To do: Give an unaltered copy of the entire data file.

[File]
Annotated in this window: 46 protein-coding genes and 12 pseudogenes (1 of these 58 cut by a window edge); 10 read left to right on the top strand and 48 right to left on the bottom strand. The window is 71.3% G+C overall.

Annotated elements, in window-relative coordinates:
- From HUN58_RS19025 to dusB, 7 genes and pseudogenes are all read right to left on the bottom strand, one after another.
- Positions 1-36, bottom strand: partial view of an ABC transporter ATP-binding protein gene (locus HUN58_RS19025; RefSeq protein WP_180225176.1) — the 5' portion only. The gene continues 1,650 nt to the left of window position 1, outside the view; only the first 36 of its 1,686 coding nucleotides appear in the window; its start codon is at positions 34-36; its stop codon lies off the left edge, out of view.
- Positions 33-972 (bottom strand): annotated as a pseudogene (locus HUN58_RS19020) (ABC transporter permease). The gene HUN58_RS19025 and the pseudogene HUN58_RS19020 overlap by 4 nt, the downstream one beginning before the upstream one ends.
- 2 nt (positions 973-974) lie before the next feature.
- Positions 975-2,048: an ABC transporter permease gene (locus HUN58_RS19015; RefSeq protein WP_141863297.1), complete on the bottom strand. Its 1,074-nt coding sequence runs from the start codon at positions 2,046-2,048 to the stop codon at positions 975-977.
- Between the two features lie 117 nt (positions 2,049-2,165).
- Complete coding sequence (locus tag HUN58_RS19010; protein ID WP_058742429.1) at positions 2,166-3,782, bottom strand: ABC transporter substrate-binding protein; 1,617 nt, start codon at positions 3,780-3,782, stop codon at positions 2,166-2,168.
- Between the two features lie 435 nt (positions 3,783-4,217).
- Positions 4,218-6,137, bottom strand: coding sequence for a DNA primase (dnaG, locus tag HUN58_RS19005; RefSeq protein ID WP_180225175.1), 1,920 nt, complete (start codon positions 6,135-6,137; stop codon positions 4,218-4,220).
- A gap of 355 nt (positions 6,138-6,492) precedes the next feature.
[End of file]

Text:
Annotated in this window: 46 protein-coding genes and 12 pseudogenes (1 of these 58 cut by a window edge); 10 read left to right on the top strand and 48 right to left on the bottom strand. The window is 71.3% G+C overall.

Annotated elements, in window-relative coordinates:
- From HUN58_RS19025 to dusB, 7 genes and pseudogenes are all read right to left on the bottom strand, one after another.
- Positions 1-36, bottom strand: partial view of an ABC transporter ATP-binding protein gene (locus HUN58_RS19025; RefSeq protein WP_180225176.1) — the 5' portion only. The gene continues 1,650 nt to the left of window position 1, outside the view; only the first 36 of its 1,686 coding nucleotides appear in the window; its start codon is at positions 34-36; its stop codon lies off the left edge, out of view.
- Positions 33-972 (bottom strand): annotated as a pseudogene (locus HUN58_RS19020) (ABC transporter permease). The gene HUN58_RS19025 and the pseudogene HUN58_RS19020 overlap by 4 nt, the downstream one beginning before the upstream one ends.
- 2 nt (positions 973-974) lie before the next feature.
- Positions 975-2,048: an ABC transporter permease gene (locus HUN58_RS19015; RefSeq protein WP_141863297.1), complete on the bottom strand. Its 1,074-nt coding sequence runs from the start codon at positions 2,046-2,048 to the stop codon at positions 975-977.
- Between the two features lie 117 nt (positions 2,049-2,165).
- Complete coding sequence (locus tag HUN58_RS19010; protein ID WP_058742429.1) at positions 2,166-3,782, bottom strand: ABC transporter substrate-binding protein; 1,617 nt, start codon at positions 3,780-3,782, stop codon at positions 2,166-2,168.
- Between the two features lie 435 nt (positions 3,783-4,217).
- Positions 4,218-6,137, bottom strand: coding sequence for a DNA primase (dnaG, locus tag HUN58_RS19005; RefSeq protein ID WP_180225175.1), 1,920 nt, complete (start codon positions 6,135-6,137; stop codon positions 4,218-4,220).
- A gap of 355 nt (positions 6,138-6,492) precedes the next feature.